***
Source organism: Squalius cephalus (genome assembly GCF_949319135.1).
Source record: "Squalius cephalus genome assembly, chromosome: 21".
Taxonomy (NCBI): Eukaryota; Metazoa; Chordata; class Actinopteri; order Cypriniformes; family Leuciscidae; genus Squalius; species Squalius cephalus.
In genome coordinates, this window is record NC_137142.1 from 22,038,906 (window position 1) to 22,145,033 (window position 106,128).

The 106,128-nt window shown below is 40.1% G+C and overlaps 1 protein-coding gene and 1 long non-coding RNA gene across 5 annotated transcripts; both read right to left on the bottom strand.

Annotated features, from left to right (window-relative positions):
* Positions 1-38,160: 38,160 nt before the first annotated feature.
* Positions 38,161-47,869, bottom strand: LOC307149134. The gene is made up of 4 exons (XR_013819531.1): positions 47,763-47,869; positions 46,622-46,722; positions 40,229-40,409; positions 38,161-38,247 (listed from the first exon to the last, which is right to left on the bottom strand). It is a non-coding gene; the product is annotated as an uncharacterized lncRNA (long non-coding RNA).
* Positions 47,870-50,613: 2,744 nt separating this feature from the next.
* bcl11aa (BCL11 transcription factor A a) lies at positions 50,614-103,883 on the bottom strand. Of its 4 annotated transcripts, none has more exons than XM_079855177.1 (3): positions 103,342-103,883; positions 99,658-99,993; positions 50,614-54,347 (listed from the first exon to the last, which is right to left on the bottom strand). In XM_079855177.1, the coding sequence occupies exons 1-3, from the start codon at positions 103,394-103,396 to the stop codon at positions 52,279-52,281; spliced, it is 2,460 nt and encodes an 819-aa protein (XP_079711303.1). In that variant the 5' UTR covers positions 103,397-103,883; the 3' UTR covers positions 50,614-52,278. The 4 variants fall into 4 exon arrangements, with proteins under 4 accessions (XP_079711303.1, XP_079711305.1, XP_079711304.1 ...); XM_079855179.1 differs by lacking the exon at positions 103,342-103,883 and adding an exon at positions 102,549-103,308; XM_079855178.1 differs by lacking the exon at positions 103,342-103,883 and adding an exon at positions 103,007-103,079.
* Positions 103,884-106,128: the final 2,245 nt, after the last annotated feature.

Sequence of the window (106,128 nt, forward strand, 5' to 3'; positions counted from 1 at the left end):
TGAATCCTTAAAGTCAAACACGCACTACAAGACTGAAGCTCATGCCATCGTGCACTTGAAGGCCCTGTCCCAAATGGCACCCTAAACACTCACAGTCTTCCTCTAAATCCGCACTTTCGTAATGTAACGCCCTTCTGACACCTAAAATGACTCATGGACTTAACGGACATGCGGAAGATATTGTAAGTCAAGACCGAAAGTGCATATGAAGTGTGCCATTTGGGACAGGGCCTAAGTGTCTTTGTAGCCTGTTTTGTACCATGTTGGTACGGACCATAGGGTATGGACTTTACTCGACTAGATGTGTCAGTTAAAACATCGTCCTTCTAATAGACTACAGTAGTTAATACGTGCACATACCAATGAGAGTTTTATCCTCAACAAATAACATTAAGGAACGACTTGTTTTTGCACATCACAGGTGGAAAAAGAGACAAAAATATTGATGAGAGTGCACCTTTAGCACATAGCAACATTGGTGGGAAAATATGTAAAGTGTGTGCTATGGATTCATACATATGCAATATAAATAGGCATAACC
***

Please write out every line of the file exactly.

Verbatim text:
Source organism: Squalius cephalus (genome assembly GCF_949319135.1).
Source record: "Squalius cephalus genome assembly, chromosome: 21".
Taxonomy (NCBI): Eukaryota; Metazoa; Chordata; class Actinopteri; order Cypriniformes; family Leuciscidae; genus Squalius; species Squalius cephalus.
In genome coordinates, this window is record NC_137142.1 from 22,038,906 (window position 1) to 22,145,033 (window position 106,128).

The 106,128-nt window shown below is 40.1% G+C and overlaps 1 protein-coding gene and 1 long non-coding RNA gene across 5 annotated transcripts; both read right to left on the bottom strand.

Annotated features, from left to right (window-relative positions):
* Positions 1-38,160: 38,160 nt before the first annotated feature.
* Positions 38,161-47,869, bottom strand: LOC307149134. The gene is made up of 4 exons (XR_013819531.1): positions 47,763-47,869; positions 46,622-46,722; positions 40,229-40,409; positions 38,161-38,247 (listed from the first exon to the last, which is right to left on the bottom strand). It is a non-coding gene; the product is annotated as an uncharacterized lncRNA (long non-coding RNA).
* Positions 47,870-50,613: 2,744 nt separating this feature from the next.
* bcl11aa (BCL11 transcription factor A a) lies at positions 50,614-103,883 on the bottom strand. Of its 4 annotated transcripts, none has more exons than XM_079855177.1 (3): positions 103,342-103,883; positions 99,658-99,993; positions 50,614-54,347 (listed from the first exon to the last, which is right to left on the bottom strand). In XM_079855177.1, the coding sequence occupies exons 1-3, from the start codon at positions 103,394-103,396 to the stop codon at positions 52,279-52,281; spliced, it is 2,460 nt and encodes an 819-aa protein (XP_079711303.1). In that variant the 5' UTR covers positions 103,397-103,883; the 3' UTR covers positions 50,614-52,278. The 4 variants fall into 4 exon arrangements, with proteins under 4 accessions (XP_079711303.1, XP_079711305.1, XP_079711304.1 ...); XM_079855179.1 differs by lacking the exon at positions 103,342-103,883 and adding an exon at positions 102,549-103,308; XM_079855178.1 differs by lacking the exon at positions 103,342-103,883 and adding an exon at positions 103,007-103,079.
* Positions 103,884-106,128: the final 2,245 nt, after the last annotated feature.

Sequence of the window (106,128 nt, forward strand, 5' to 3'; positions counted from 1 at the left end):
TGAATCCTTAAAGTCAAACACGCACTACAAGACTGAAGCTCATGCCATCGTGCACTTGAAGGCCCTGTCCCAAATGGCACCCTAAACACTCACAGTCTTCCTCTAAATCCGCACTTTCGTAATGTAACGCCCTTCTGACACCTAAAATGACTCATGGACTTAACGGACATGCGGAAGATATTGTAAGTCAAGACCGAAAGTGCATATGAAGTGTGCCATTTGGGACAGGGCCTAAGTGTCTTTGTAGCCTGTTTTGTACCATGTTGGTACGGACCATAGGGTATGGACTTTACTCGACTAGATGTGTCAGTTAAAACATCGTCCTTCTAATAGACTACAGTAGTTAATACGTGCACATACCAATGAGAGTTTTATCCTCAACAAATAACATTAAGGAACGACTTGTTTTTGCACATCACAGGTGGAAAAAGAGACAAAAATATTGATGAGAGTGCACCTTTAGCACATAGCAACATTGGTGGGAAAATATGTAAAGTGTGTGCTATGGATTCATACATATGCAATATAAATAGGCATAACC